St. Croix’s Tony Sanpere aboard his Catalina 30, Nauticayenne, placed second and Connecticut’s Jeremi Jablonski’s Hanse 430e, Avanti, third.

Finally, St. Thomas’ Kevin Gregory won the Non-Rated Cruising Class aboard his Beneteau First 44.7, Odyssey.

“I raced this regatta in 2009 and then stopped sailing competitively. The addition of a cruising class, and the great time we had this weekend, has reignited my racing bug,” says Gregory.

St. Thomas’ Jamie Madsen aboard his IC-24, Dawn Treader, and fellow islander Brian Emerich’s Beneteau 40, Augura, finished second and third, respectively.

Something to Suit Everyone at the 42nd St. Thomas International Regatta

St. Thomas, U.S. Virgin Islands. Round-the-buoy and round-the-rock courses tested the talents of seasoned sailors and weekend warriors alike on the second day of racing in the 42nd St. Thomas International Regatta (STIR), presented by TAG Heuer. The 62 yacht fleet split onto two different courses that maximized the enjoyment for crews of varying skill levels as well as the performance of assorted yacht makes and models. The result was a whole lot of racing going on and a ton of fun.

The IC-24 and Beach Cat classes sailed around the buoys in Great Bay, which fronts the Ritz-Carlton, St. Thomas resort.

“The ICs were a tough class today with some really close competition,” says Michael Royer, a native of Peabody, Massachusetts, who moved to Puerto Rico three years ago, took up sailboat racing and is now getting his feet wet by competing on other islands. “This is the first time our crew has sailed together. So, we’ve been working the kinks out and should have it all figured out by the last day.”

Puerto Rico’s Cachondo, Sembrador and Porfin 7, respectively, are in first through third in the IC-24 class.


Puerto Rico’s Marco Teixidor’s Cachondo leads the IC-24 Class after two days of racing. Credit: Dean Barnes

Meanwhile, St. Thomas, USVI, sailors ranked at the top of the scoreboard in the Beach Cats. Flight Risk is first, followed by Island Sol and Whiplash.

The remaining six of the STIR’s eight classes sailed a course that wound around Great St. James to St. John and its offshore islands. This, combined with yesterday’s route to Charlotte Amalie and back, gave racers a chance to see the islands by sea as well as test themselves against the currents and wind patterns provided by rocks they rounded.

This type of course was perfect for entries such as Marcus Cholerton-Brown’s Sunset Child, a J/120 racing in the CSA 2 class that is owned and chartered by his US- and UK-based company, Performance Yacht Charter.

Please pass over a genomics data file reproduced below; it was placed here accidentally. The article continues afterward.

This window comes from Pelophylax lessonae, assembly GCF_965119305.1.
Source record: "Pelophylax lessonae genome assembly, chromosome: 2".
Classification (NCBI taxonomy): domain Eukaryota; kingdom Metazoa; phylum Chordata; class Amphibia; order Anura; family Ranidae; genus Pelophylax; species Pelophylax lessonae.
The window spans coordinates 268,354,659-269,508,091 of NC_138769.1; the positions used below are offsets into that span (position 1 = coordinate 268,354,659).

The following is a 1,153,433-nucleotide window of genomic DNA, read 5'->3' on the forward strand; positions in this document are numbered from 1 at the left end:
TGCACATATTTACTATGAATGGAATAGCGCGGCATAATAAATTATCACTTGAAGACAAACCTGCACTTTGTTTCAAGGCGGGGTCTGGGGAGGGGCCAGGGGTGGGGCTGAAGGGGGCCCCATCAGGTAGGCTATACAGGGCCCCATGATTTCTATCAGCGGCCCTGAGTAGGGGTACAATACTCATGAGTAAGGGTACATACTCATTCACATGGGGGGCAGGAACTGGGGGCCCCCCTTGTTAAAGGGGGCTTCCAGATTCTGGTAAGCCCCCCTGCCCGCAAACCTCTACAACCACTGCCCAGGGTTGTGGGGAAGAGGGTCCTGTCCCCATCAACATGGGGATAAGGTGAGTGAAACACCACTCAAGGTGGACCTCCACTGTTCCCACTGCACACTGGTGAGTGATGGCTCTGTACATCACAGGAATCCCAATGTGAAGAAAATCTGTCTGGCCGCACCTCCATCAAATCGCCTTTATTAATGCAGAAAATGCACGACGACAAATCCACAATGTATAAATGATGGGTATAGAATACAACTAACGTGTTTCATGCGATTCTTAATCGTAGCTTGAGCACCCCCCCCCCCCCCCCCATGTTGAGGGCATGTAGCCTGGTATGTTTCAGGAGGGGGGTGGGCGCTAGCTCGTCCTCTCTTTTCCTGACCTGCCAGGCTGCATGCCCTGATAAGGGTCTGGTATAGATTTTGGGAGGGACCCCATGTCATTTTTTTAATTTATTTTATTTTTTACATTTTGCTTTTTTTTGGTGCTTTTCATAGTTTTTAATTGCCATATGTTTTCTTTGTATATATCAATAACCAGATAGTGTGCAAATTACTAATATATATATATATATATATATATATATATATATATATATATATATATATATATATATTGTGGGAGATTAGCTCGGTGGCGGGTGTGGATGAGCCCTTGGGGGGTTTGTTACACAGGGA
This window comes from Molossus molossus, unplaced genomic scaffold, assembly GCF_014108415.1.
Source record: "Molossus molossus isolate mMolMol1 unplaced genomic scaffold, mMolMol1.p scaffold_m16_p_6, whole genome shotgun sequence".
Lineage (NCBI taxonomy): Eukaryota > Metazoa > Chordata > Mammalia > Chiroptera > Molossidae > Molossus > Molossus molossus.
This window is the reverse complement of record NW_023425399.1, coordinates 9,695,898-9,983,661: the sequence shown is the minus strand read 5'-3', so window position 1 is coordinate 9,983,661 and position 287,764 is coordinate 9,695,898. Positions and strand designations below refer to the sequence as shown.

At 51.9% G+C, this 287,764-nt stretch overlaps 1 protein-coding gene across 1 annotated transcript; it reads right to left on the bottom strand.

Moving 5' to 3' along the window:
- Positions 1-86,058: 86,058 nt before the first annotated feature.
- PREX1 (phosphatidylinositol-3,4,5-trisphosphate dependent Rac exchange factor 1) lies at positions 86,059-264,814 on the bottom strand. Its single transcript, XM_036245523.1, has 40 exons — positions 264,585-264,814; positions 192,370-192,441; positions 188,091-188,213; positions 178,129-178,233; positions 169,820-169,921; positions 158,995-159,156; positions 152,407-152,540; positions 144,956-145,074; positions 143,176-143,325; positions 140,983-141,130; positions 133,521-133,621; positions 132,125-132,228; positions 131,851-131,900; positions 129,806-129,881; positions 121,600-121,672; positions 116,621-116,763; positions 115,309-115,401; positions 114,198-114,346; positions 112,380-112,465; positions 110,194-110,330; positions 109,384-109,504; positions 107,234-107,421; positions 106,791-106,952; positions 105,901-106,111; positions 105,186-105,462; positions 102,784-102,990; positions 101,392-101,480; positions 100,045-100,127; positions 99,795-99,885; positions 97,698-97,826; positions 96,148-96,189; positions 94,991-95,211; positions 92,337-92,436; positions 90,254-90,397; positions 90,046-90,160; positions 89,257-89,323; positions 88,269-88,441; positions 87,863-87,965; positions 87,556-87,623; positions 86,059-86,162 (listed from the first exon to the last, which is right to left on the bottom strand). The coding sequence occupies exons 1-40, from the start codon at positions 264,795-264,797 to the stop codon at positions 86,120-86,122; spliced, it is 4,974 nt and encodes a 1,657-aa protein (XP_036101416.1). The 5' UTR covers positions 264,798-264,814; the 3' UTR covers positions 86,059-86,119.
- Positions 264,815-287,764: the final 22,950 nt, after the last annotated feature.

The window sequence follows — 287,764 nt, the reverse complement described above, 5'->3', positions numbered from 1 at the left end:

“Today was totally awesome. We have crew from the US, UK, Russia, Italy, Columbia and Portugal. Some have never raced before. Everyone gravitated to the position on the boat they were most comfortable with and it all worked out well,” says Cholerton-Brown, who is on the helm.

Corr’s Light Racing/Southern Child and El Ocaso, two other yachts chartered by Performance Yacht Charter, finished the day first and third, respectively, in CSA 2 followed by Dunder in second.


White Rhino, the USA Todd Stuart’s Swan 56, flies downwind under spinnaker. Credit: Dean Barnes.

In CSA 3, the BVI’s Chris Haycraft, who is on the helm of his Sirena 38, Pipedream, found himself the odd man out in the class.

“All of the courses today favored asymmetrical spinnaker boats and we were the only non-asymmetrical. It’s a tough class, but we had some great racing,” says Haycraft, whose family has sailed in the STIR all 42 years.

Dark Star, which won the CSA 3 in the past, is in first, followed by Boogaloo and Solstice.

The four-member crew aboard Tony Sanpere’s Catalina 30, Nauticayenne, boasted over 150 years of sailing experience. What’s more, this CSA Non-Spinnaker entrant represents the VI Disabled Sailing Team and has both physically- and visually-challenged crew.

“Our goal is Rio 2016,” says Sanpere. “If we get there, and there is an 80 percent chance we’ll make it, we’ll set a record for being the oldest Paralympic team in history.”

Nauticayenne is third in the class, with Hotel California Too first and Avanti second.

A new class to the STIR this year is Non-Rated Cruising.

“This class is an opportunity for non-racing competitive boats with no professional crew to get an introduction and be part of the racing,” says the USVI’s Brian Emerich, who is helming his Beneteau 40, Augura, and is currently in third. “The long race around the islands gave us a chance to get trimmed out and enjoy the sailing too.”

Odyssey leads the Non-Rated Cruising class followed by Dawn Treader.

One of the winningest sailors in the Caribbean, Antigua’s Bernie Evan-Wong, sailed from Antigua to race in the STIR and is in the CSA 2 class.

“We had a good day, but we weren’t able to get the boat sailing up to its handicap,” says Evan-Wong, whose TAZ is a high-performance Reichel-Pugh 37. “Even so, what I liked best was a mix of round-the-buoy and round-the-island racing that this regatta offers. It’s the best of both worlds.”

In the remaining two classes, Spookie leads CSA 1, while Lazy Dog has taken over the frontrunner position in the one-design Melges 32 Class.


Puerto Rico’s Sergio Sagramoso’s Melges 32 leads this one-design class. Credit: Dean Barnes.

Racing continues and concludes on Sunday. Music by Full Circle greets the fleet from 2:30-5:30 p.m. The Regatta Awards Ceremony starts at 6 p.m. on the STYC beach, followed by the Final Fling Party with Spectrum Band playing from 7-11 p.m.

Wild, Windy & Wonderful Racing on Day One at 42nd St. Thomas International Regatta